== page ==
Although the geopolitical tug-of-war between the European Union and Russia was recognized as a principal factor driving recent events in Ukraine, NATO’s full role in the crisis is not widely understood. Like the EU, the alliance’s pull on Ukraine has long aroused anxieties in Moscow as well as among pro-Russian Ukrainians, exacerbating tensions related to the East-West standoff. But while NATO took no military action in the crisis, its partnership policies toward Ukraine have helped keep the Ukrainian armed forces out of the recent street fighting and could help the country emerge from its recent security crisis.
Ukraine is not a NATO member and, under its recently deposed government, was not seeking to join, but NATO and Ukraine have engaged in many cooperative projects in recent years. In particular, the alliance has encouraged crucial security sector reforms that may, as in Spain and Turkey, have helped depoliticize the Ukrainian military, contributing to its decision to refrain from joining the recent armed clashes or seize power itself. While NATO should be cautious about renewing efforts to bring Ukraine into the alliance until the volatile political situation there stabilizes and decreases the risks of NATO’s role in Ukraine again becoming a polarized issue, new partnership projects can profit all parties.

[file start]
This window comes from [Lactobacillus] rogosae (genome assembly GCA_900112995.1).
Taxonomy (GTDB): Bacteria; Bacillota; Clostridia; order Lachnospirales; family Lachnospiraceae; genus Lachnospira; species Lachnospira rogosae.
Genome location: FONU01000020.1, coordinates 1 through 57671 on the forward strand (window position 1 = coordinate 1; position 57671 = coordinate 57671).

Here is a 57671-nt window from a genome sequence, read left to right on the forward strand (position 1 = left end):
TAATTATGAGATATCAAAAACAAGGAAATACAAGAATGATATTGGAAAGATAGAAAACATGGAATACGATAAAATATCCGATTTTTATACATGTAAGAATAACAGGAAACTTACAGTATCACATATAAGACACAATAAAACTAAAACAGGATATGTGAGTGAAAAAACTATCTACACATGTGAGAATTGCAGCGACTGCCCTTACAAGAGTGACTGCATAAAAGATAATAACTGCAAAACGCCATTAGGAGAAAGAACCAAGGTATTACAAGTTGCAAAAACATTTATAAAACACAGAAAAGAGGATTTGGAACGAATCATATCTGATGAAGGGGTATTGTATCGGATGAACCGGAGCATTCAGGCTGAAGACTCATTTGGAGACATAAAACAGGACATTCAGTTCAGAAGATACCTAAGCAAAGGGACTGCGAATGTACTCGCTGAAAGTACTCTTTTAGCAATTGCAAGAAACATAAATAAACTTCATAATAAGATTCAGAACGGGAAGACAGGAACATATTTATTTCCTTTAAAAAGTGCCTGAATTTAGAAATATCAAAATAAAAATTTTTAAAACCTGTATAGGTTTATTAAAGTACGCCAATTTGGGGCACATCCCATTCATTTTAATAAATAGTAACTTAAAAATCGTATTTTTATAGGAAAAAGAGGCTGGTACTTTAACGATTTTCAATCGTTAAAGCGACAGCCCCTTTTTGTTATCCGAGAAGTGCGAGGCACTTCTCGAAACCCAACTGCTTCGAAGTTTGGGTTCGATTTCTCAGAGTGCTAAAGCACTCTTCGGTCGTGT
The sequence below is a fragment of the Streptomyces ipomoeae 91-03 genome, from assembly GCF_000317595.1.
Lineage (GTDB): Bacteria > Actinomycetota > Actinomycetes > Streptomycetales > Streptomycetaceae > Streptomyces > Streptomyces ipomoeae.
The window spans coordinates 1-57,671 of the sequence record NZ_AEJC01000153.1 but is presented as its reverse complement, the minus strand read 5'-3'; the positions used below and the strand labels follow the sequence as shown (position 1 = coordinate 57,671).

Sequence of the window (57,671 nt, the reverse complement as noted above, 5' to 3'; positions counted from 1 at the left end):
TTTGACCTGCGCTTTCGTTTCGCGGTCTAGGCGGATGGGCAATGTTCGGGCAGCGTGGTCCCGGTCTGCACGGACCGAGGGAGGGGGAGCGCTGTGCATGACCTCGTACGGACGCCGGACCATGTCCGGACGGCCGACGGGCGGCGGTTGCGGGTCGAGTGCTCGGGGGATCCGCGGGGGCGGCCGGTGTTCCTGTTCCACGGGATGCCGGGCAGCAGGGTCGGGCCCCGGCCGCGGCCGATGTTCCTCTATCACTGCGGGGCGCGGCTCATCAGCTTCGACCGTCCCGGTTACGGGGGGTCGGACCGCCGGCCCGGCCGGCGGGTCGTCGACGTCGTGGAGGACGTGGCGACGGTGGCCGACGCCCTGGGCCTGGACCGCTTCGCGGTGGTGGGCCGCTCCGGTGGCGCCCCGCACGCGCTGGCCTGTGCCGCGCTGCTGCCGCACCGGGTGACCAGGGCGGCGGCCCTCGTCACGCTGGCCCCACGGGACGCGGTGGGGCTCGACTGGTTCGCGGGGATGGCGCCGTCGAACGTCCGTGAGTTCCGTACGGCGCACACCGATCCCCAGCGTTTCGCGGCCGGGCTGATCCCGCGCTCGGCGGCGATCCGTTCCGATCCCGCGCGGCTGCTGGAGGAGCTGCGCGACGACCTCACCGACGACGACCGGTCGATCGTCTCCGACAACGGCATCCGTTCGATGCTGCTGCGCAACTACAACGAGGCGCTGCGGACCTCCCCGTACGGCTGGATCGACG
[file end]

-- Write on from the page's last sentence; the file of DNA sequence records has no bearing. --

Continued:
Official NATO-Ukraine ties began in 1991, when the newly independent country joined the North Atlantic Cooperation Council. Three years later, Ukraine became the first of the Commonwealth of Independent States to join the Partnership for Peace. The NATO-Ukraine Commission was established in 1997 to provide a forum where Ukraine and NATO’s members can discuss security concerns and cooperation. In language regularly repeated by NATO officials since then, the commission’s charter recognized that, “an independent, sovereign and stable Ukraine, firmly committed to democracy and the rule of law, is key to Euro-Atlantic security.” Among the various working groups created under the commission are the NATO-Ukraine Joint Working Group on Defense Reform, created in 1998, which promotes security and defense reforms; and the Annual National Program, developed in 2008 and 2009, which establishes yearly political, economic and other reform objectives for Ukraine.